Luisavillas - Verezzi - Borgo Castello - Loano - Luisavillas
Leaving Luisavillas and taking the highway A10/E80 towards Ventimiglia, you’ll get in 19 km at the exit “Finale Ligure”. Driving along the road SP490 towards Colle del Melogno you’ll arrive in Gorra, and in a few minutes after you’ll be in the little village of Verezzi, with Saracen origins. Verezzi is composed by four different hamlets, all exquisitely Ligurian: Poggio, Piazza, Roccaro and Crosa.
The village of Piazza, starting from 50 years ago, has been transformed every year into a open – air theatre: the characteristic Sant’Agostino’s square, a magnificent terrace guarded by a picturesque XVII century church, is the marvellous stage on which the actors move during the Theatre Festival of Borgio Verezzi.
To breathe some “air of history”, it is worth taking a walk through the streets of Crosa, the oldest village, that seems almost carved into the rock. Right here the evocative “Grotte del Borgo” opens up, and here the most interesting religious buildings are concentrated. Just above Crosa, not far from the Fenicio mill, stands the so-called Cross of the Saints, positioned on a rocky spur by the Capuchin friars in the XVII century: with its height of three and a half meters, is visible from every part of Verezzi.
And for those who have never had enough of this Ligurian jewel carved into the rock, the appointment is among the beauties of the other two villages, the one of Roccaro, with its XVIII century chapel of the Immaculate Madonna, the only building of the village with slate roofing, and the one of Poggio, which develops along two orthogonal lines around its tower.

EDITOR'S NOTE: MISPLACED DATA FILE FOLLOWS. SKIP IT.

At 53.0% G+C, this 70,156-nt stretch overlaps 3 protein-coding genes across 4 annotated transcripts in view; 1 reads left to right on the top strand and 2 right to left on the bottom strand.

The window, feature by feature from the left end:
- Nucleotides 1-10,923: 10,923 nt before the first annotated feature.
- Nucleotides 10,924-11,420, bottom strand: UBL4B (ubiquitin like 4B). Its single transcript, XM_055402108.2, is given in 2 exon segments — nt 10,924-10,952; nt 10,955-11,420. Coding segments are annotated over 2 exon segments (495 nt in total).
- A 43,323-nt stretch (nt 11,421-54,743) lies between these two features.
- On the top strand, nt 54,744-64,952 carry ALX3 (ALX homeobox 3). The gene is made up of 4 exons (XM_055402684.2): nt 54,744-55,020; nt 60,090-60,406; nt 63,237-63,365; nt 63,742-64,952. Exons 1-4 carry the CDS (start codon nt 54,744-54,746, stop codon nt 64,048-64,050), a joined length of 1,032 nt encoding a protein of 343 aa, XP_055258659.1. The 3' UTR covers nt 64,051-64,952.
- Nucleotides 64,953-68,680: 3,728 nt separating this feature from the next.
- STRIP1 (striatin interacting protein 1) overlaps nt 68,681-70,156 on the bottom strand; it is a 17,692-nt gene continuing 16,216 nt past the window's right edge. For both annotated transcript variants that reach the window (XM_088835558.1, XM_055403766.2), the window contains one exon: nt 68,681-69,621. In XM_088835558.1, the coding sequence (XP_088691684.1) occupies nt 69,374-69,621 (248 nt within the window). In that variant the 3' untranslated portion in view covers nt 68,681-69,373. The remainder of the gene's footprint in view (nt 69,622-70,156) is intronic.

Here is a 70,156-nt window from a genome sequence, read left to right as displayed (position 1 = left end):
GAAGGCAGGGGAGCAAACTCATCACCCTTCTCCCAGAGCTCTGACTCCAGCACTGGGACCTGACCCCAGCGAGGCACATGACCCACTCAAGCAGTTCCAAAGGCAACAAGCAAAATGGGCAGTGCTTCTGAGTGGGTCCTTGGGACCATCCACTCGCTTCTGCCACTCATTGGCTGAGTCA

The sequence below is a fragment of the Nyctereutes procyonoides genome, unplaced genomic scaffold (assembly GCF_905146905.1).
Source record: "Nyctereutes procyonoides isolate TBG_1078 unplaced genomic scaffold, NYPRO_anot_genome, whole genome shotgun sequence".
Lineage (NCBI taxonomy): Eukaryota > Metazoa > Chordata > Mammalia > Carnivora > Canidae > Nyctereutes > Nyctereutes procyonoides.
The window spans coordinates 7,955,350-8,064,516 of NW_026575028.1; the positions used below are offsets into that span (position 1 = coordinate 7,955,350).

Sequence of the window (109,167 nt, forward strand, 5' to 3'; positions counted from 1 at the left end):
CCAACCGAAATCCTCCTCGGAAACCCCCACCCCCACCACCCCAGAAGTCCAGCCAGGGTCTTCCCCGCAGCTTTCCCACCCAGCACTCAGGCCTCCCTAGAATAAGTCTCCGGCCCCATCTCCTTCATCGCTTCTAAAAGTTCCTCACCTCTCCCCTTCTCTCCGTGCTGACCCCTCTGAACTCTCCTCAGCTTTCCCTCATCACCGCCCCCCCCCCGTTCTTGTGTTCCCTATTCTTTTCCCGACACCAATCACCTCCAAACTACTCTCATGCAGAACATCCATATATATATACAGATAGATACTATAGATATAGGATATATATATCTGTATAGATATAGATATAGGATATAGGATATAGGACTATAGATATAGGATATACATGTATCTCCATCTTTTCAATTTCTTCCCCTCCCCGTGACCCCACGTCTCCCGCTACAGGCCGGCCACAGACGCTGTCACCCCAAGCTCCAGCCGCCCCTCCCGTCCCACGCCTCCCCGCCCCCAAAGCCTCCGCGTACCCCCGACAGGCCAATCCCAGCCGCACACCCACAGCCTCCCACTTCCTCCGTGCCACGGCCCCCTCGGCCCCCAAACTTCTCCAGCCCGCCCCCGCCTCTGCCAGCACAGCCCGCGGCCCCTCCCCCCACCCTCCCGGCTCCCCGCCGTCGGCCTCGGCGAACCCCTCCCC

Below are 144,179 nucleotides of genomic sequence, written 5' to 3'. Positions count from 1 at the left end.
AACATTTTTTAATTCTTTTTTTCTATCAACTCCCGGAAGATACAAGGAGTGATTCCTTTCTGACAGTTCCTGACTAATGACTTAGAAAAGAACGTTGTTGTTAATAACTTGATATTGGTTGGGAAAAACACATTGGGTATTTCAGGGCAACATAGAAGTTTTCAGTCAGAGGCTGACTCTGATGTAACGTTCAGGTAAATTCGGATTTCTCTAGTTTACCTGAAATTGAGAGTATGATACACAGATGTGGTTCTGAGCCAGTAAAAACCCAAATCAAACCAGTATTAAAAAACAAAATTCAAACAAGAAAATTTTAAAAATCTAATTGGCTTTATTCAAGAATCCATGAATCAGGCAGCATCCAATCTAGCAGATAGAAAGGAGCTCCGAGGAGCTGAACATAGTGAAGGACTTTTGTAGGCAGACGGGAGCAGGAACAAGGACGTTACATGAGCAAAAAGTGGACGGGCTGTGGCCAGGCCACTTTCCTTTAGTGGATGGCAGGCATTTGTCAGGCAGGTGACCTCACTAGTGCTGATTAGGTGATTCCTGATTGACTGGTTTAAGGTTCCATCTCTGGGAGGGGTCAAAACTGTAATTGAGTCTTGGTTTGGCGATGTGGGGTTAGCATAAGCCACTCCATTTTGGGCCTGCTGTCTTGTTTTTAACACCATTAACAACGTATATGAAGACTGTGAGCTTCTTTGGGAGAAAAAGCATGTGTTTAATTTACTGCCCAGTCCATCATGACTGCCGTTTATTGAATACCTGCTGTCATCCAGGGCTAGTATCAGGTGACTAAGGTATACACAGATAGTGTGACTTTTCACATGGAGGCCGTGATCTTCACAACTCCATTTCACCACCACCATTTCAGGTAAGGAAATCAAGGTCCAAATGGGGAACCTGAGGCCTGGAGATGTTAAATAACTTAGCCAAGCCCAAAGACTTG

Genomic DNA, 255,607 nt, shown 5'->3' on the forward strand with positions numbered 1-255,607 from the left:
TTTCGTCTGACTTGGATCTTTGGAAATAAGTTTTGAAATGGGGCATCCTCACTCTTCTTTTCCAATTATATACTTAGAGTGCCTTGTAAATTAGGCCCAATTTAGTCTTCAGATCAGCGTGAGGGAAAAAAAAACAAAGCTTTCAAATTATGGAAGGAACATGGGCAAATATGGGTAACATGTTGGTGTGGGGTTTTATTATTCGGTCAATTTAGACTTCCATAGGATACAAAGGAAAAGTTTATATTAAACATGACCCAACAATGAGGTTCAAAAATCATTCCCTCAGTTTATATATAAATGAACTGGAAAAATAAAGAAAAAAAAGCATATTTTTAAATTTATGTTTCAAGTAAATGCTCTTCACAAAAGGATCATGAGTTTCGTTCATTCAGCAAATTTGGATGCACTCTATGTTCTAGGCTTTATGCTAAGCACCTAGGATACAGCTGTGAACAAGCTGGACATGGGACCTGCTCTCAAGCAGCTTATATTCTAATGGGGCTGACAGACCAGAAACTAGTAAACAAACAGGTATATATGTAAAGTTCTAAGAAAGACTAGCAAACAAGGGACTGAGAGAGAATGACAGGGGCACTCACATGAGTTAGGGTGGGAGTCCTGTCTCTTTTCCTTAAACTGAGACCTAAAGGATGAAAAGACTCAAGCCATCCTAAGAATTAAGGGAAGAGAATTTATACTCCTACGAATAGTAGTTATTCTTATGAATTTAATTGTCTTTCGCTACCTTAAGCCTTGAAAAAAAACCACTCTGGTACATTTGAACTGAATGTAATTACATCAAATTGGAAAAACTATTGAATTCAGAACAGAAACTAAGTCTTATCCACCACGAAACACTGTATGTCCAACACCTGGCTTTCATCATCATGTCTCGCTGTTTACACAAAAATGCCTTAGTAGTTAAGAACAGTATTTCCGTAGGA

Going down towards Borgio, you can take the road SS1 Aurelia to Loano. Here, following Viale della Rimembranza, you can reach the castle built by the Doria family just after 1263, when they became the possessors of the territory of Loano.
Borgo Castello stands just under this building, and still preserves the original medieval structure, with cobbled lanes and central square, overlooking arcades and terraces. From here, through two very scenic ramps, you can go up to the convent of Monte Carmelo (1603-08), that dominates the plain and the sea.
The church houses tombs of the Doria family, the last one is dated 1793. The center of the complex is dominated by the church dedicated to the Madonna del Monte Carmelo: just next to it there’s a convent, with cloister and large vegetable gardens behind, where medicinal plants are cultivated.
Returning onto highway A10/E80, you’ll be back at Luisavillas in 30 minutes.